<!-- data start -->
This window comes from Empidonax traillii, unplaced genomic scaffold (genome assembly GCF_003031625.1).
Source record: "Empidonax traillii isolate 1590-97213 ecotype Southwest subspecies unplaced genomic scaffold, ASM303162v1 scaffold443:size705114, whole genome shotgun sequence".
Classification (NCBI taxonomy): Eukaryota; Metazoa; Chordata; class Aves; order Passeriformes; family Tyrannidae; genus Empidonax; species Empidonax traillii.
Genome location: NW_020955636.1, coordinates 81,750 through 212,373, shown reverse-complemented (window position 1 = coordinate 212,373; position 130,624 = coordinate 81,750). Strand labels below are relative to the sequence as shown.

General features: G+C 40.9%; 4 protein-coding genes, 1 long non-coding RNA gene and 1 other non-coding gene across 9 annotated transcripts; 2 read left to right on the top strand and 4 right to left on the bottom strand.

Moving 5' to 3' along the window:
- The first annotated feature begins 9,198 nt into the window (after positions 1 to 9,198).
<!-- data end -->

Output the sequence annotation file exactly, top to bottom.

This window comes from Empidonax traillii, unplaced genomic scaffold (genome assembly GCF_003031625.1).
Source record: "Empidonax traillii isolate 1590-97213 ecotype Southwest subspecies unplaced genomic scaffold, ASM303162v1 scaffold443:size705114, whole genome shotgun sequence".
Classification (NCBI taxonomy): Eukaryota; Metazoa; Chordata; class Aves; order Passeriformes; family Tyrannidae; genus Empidonax; species Empidonax traillii.
Genome location: NW_020955636.1, coordinates 81,750 through 212,373, shown reverse-complemented (window position 1 = coordinate 212,373; position 130,624 = coordinate 81,750). Strand labels below are relative to the sequence as shown.

General features: G+C 40.9%; 4 protein-coding genes, 1 long non-coding RNA gene and 1 other non-coding gene across 9 annotated transcripts; 2 read left to right on the top strand and 4 right to left on the bottom strand.

Moving 5' to 3' along the window:
- The first annotated feature begins 9,198 nt into the window (after positions 1 to 9,198).